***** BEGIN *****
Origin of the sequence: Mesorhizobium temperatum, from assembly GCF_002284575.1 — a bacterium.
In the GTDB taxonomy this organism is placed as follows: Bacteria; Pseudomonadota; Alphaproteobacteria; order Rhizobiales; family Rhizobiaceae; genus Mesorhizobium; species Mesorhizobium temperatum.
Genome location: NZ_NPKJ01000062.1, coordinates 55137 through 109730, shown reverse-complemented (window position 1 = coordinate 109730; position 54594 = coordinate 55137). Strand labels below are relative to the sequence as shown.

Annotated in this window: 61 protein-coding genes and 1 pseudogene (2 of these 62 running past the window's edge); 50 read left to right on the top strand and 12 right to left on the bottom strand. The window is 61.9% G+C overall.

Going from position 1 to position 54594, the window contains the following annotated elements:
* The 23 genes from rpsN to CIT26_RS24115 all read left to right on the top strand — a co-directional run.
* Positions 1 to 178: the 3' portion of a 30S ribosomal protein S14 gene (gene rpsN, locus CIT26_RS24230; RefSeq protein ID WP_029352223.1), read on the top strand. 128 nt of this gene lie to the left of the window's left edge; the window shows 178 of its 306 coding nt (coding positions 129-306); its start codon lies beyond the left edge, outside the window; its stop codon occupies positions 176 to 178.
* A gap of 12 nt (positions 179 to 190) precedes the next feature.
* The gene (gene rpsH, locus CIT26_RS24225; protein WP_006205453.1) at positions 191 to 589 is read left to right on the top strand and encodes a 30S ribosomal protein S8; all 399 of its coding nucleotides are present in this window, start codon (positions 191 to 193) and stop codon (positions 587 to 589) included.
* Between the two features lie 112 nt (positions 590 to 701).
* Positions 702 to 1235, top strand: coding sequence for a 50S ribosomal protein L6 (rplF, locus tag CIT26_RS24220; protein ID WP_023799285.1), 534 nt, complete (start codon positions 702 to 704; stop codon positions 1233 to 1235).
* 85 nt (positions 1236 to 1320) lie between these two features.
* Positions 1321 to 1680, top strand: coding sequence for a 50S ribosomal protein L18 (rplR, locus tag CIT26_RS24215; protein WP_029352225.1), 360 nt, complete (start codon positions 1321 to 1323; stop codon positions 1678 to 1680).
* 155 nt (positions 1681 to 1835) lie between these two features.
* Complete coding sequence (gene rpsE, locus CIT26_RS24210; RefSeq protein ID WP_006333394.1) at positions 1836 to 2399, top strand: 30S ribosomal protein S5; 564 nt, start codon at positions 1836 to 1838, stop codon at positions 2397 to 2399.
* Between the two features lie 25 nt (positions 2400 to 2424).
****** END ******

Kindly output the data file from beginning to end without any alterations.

Origin of the sequence: Mesorhizobium temperatum, from assembly GCF_002284575.1 — a bacterium.
In the GTDB taxonomy this organism is placed as follows: Bacteria; Pseudomonadota; Alphaproteobacteria; order Rhizobiales; family Rhizobiaceae; genus Mesorhizobium; species Mesorhizobium temperatum.
Genome location: NZ_NPKJ01000062.1, coordinates 55137 through 109730, shown reverse-complemented (window position 1 = coordinate 109730; position 54594 = coordinate 55137). Strand labels below are relative to the sequence as shown.

Annotated in this window: 61 protein-coding genes and 1 pseudogene (2 of these 62 running past the window's edge); 50 read left to right on the top strand and 12 right to left on the bottom strand. The window is 61.9% G+C overall.

Going from position 1 to position 54594, the window contains the following annotated elements:
* The 23 genes from rpsN to CIT26_RS24115 all read left to right on the top strand — a co-directional run.
* Positions 1 to 178: the 3' portion of a 30S ribosomal protein S14 gene (gene rpsN, locus CIT26_RS24230; RefSeq protein ID WP_029352223.1), read on the top strand. 128 nt of this gene lie to the left of the window's left edge; the window shows 178 of its 306 coding nt (coding positions 129-306); its start codon lies beyond the left edge, outside the window; its stop codon occupies positions 176 to 178.
* A gap of 12 nt (positions 179 to 190) precedes the next feature.
* The gene (gene rpsH, locus CIT26_RS24225; protein WP_006205453.1) at positions 191 to 589 is read left to right on the top strand and encodes a 30S ribosomal protein S8; all 399 of its coding nucleotides are present in this window, start codon (positions 191 to 193) and stop codon (positions 587 to 589) included.
* Between the two features lie 112 nt (positions 590 to 701).
* Positions 702 to 1235, top strand: coding sequence for a 50S ribosomal protein L6 (rplF, locus tag CIT26_RS24220; protein ID WP_023799285.1), 534 nt, complete (start codon positions 702 to 704; stop codon positions 1233 to 1235).
* 85 nt (positions 1236 to 1320) lie between these two features.
* Positions 1321 to 1680, top strand: coding sequence for a 50S ribosomal protein L18 (rplR, locus tag CIT26_RS24215; protein WP_029352225.1), 360 nt, complete (start codon positions 1321 to 1323; stop codon positions 1678 to 1680).
* 155 nt (positions 1681 to 1835) lie between these two features.
* Complete coding sequence (gene rpsE, locus CIT26_RS24210; RefSeq protein ID WP_006333394.1) at positions 1836 to 2399, top strand: 30S ribosomal protein S5; 564 nt, start codon at positions 1836 to 1838, stop codon at positions 2397 to 2399.
* Between the two features lie 25 nt (positions 2400 to 2424).